3. Electric Vehicle Infrastructure

    Every automobile manufacturer will introduce electric cars and trucks within the next five years. That will require significant increases in charging facilities and capacity. Federal and state government can accelerate the construction of this necessary infrastructure for electric or hydrogen vehicles by offering tax incentives to businesses that install them. Gas stations already have the electrical infrastructure to support adding chargers, why not give them a 100% write-off for doing so? The money they spend goes into businesses that installs them, which stimulates the economy and grows new industries.
     

  4. Civilian Climate Corps

    Combating climate change will take a universal commitment from every individual—no one is unimportant. Everyone should have an opportunity to help us build the economy of the future, and I can think of no better way than to give people a stake in building out the solutions. I propose that we create a Civilian Climate Corps to train and deploy volunteer citizens to help execute local projects in communities across the country. Ideally, young people would enter on graduation from high school, but every person could be eligible to volunteer.
     

  5. Sustainable GI Bill

    Based on the concept of the GI bill, If you are willing to give three years to your country to help with the move to renewable economy, then you can earn money for a college education, a down-payment on a home, or seed-money to start your own sustainable business. This will empower people to be a part of the solution, to work with their fellow citizens toward a common goal, and, for young people in particular, when their service is completed they will be given a stake in the future rather than saddled with debt.
     

  6. Smart Cities Initiative (SCI)

    Our cities were never conceived with contemporary life in mind. From traffic congestion to insufficient and inefficient public transit systems to the inefficient energy usage in public buildings, cities account for a massive amount of global carbon emissions. I propose a Smart Cities Initiative that will empower local communities to immediately address local problems with solutions designed for their needs. This program will help communities deploy sensors and actuators to monitor and improve traffic flow in real-time. Cities across America are already implementing these solutions successfully.  SCI’s goal is to scale-up these technologies for deployment in urban and suburban areas across the country.

    SCI will also provide financial support for regional planning consortiums that can assist communities in evaluating and implementing long-term, future-focused construction, redevelopment, and transportation strategies.
     

  7. Local Agriculture Sustainability Taskforce (LAST)

    The Intergovernmental Panel on Climate Change Special Report (IPCC Report) suggests that:

    “Changing agricultural practices can be an effective climate adaptation strategy. A diversity of adaptation options exists, including mixed crop-livestock production systems which can be a cost-effective adaptation strategy in many global agriculture systems (robust evidence, medium agreement). Improving irrigation efficiency could effectively deal with changing global water endowments, especially if achieved via farmers adopting new behaviors and water-efficient practices rather than through large-scale infrastructural interventions. Well-designed adaptation processes such as community-based adaptation can be effective depending upon context and levels of vulnerability.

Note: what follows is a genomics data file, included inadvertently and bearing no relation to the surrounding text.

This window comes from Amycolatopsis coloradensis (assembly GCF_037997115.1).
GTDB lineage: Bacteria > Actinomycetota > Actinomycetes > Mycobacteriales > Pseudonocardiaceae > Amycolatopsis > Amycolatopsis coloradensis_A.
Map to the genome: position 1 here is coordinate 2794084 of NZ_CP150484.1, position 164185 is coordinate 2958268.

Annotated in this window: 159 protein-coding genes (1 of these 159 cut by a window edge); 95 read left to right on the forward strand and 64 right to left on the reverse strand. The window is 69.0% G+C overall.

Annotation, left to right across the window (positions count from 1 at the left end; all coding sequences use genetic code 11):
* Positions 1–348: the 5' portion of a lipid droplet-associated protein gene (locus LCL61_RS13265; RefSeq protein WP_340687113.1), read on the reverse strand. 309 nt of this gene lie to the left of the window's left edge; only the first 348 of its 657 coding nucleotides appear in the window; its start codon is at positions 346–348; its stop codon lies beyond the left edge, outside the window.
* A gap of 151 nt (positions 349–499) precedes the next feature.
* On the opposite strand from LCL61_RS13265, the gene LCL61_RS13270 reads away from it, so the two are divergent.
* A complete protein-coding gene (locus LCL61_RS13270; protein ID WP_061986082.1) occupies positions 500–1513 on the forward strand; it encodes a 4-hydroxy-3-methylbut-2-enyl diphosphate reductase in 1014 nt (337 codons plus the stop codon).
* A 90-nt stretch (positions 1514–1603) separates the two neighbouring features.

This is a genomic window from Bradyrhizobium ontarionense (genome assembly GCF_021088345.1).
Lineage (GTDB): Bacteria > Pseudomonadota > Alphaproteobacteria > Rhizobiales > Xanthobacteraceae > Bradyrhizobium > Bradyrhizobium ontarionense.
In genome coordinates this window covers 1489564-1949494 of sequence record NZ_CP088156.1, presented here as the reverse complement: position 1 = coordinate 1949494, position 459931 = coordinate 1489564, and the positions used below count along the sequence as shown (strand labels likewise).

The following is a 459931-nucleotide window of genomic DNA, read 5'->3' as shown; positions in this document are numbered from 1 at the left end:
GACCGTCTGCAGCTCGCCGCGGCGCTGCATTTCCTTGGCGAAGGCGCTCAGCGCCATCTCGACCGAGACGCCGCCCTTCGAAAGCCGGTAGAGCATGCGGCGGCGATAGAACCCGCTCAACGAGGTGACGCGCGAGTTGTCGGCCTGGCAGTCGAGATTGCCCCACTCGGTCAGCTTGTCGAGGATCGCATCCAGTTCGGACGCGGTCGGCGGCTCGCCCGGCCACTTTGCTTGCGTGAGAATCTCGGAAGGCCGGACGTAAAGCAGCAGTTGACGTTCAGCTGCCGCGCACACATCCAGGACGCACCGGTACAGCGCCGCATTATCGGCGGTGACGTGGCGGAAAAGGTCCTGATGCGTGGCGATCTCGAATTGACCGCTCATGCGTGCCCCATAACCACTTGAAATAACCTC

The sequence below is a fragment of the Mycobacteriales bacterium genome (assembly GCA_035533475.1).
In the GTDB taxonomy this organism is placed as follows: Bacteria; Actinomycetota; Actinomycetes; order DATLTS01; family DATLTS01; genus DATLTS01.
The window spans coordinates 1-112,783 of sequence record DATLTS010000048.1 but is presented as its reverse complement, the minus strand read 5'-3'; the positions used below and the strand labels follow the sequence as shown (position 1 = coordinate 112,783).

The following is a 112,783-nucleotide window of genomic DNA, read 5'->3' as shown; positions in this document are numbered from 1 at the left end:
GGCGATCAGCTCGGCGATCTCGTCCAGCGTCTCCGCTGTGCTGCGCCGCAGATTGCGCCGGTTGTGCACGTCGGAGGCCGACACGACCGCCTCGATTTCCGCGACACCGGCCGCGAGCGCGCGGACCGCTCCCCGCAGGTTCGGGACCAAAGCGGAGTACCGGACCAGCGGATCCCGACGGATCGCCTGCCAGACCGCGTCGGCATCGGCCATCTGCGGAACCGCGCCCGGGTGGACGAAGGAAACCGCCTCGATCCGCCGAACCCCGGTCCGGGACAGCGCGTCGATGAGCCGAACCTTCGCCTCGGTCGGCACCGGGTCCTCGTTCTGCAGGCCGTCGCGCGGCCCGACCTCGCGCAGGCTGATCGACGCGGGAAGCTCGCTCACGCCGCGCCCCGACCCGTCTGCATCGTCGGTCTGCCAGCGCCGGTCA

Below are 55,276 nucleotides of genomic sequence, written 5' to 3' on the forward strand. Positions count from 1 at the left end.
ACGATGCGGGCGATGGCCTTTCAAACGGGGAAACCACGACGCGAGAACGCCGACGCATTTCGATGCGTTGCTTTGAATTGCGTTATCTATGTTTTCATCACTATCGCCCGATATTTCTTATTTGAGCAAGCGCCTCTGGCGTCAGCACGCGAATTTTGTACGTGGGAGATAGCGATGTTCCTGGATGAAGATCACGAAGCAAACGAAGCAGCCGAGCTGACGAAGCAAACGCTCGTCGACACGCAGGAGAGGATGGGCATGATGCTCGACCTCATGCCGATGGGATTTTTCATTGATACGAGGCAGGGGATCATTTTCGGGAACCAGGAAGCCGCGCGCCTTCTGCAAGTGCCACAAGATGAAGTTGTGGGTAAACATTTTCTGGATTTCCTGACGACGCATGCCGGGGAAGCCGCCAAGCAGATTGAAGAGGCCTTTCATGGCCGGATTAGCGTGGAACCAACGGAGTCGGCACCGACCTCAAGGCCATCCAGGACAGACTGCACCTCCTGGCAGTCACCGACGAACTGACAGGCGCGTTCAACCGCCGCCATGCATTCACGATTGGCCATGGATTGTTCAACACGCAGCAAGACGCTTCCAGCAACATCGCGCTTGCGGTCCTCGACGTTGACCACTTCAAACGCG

Agriculture remains a significant employer in Maricopa County (about 9,000 jobs) and few industries care more about the environment that small agriculture. Afterall, their livelihood depends on access to clean water and soils. I propose empowering local farmers and ranchers to be a part of the solution by creating regional Local Agriculture Sustainability Taskforces (LAST) that provide input to state and federal government to ensure that agricultural and urban land and water use policies are sustainable and reduce environmental impacts.
     

  8. Restorative Land Management

    It’s no secret that plants are great carbon collectors. When we look at deforestation of the Amazon and the world demands action to “save the world’s lungs.” We have forests in this country, too. Sadly, many of them are burning due to climate change. I propose that instead of leaving these forests and grasslands barren, that we replant them. We’ve had replanting programs before, we just stopped funding them. Let’s incentivize the companies who clear burnt lands to replant them. Let’s give our planet a lung transplant.

Conclusion:

These are a start. In and of themselves, these programs aren’t going to 100% solve the climate crisis. No program will. We have to accept the fact there is no silver-bullet answer that is cheap and easy. We should not be afraid of change. We should not be afraid of hard work or difficult decisions. We should not fail to act just because someone or some group disagrees with the program or the outcomes. We should not waste more time listening to deniers when we can see the impacts all around us. Some industries will have to change. Some markets will fade away while others are born.

 

Everyone knows you only get one chance to do it right the first time. Winston Churchill said “Americans can be counted on to do the right thing…after they’ve tried everything else.”

 

We’ve tried everything else. Let’s stop wasting time. Myself and others are proposing the next industrial revolution that focuses on addressing climate change and building an American Industry and economy no other world nation can compete with. It’s time the United States leads the way.